8 April 2014
Radio Isotopic Dating
An isotope is an atom of the same element with different number of neutrons. Sometimes the isotope is unstable which causes the isotope to change into a different atom over a certain period of time. By comparing the ratio of the original atom to the product that were in the beginning sample with the ratio of the products at the present time, scientists are able to determine the age of a substance. Radio isotopic dating, or radioactive dating is the calculation of a substance's age by measurement of the radioactive material it contains or of the amount of natural atomic fission that has occurred in the substance. By using these dating methods, scientists have been able to determine the age of many things for example, dead organisms, rocks, and even the Earth.
One type of radio isotopic dating is recognized as carbon dating. The radioactive decay of carbon-14 is used in carbon dating. Carbon-14 atoms are equally distributed over Earth's biosphere. These atoms are combined with carbon-12 and carbon-13. Organisms contain the same ratio of carbon-14 to carbon-12 and carbon-13 because organisms are always taking in carbon. When the plants intake carbon dioxide, they are using these various carbon isotopes. When a plant is eaten by an animal, the carbon-14 atoms are then transferred to the animal. Once the organism dies, the carbon-14 continues to decay. Encountering beta decay, the carbon-14 forms nitrogen-14. In order to estimate the age of an object, the ratio that is present during the sampling is compared to the almost steady ratio present in the atmosphere. This kind of dating works best with objects that aren't too old.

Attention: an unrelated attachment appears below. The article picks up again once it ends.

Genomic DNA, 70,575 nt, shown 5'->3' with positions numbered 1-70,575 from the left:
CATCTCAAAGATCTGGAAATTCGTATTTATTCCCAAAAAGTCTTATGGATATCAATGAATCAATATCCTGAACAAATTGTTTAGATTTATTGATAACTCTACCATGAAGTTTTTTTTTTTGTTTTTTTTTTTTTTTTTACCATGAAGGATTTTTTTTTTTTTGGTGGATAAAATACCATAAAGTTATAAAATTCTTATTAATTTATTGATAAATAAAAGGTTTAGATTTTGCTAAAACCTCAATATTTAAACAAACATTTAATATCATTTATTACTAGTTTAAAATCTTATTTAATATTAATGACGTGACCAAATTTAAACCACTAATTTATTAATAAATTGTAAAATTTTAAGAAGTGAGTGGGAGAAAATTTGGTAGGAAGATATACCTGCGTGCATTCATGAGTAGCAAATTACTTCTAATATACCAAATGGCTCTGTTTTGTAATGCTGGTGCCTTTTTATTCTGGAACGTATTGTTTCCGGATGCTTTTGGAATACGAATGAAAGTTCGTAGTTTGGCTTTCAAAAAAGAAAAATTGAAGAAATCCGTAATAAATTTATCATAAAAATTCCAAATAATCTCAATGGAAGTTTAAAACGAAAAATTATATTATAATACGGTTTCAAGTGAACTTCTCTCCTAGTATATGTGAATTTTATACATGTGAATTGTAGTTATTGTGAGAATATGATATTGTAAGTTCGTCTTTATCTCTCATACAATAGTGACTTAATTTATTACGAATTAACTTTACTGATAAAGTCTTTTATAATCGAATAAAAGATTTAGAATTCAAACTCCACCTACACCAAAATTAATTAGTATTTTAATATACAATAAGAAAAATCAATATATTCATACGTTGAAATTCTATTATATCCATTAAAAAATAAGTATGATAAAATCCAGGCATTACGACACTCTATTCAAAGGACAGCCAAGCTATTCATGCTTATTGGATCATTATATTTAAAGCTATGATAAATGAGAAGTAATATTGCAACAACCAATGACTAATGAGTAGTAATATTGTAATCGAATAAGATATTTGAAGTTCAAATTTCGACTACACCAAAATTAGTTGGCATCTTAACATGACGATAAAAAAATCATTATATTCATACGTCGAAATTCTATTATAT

With objects that are too old to be dated with carbon dating, researchers use the decay of uranium-238 to lead-206. This kind of dating use primarily used in dating objects some of which are rocks.
This is a figure of the decay series...
Cited: "How Old Is the Earth: Radioisotopic Dating". For Dummies. Web. April 03, 2014.
Buthelezi, Thandi, Laurel Dingrando, Nicholas Hainen, Cheryl Wistrom, and Dinah Zike. Chemistry Matter and Change. Columbus: Glencoe/McGraw- Hill School Pub Co, 2013. Print
"Uranium-Thorium-Lead Dating Method". Uranium-Thorium-Lead Dating Method. Web. April 03, 2014.
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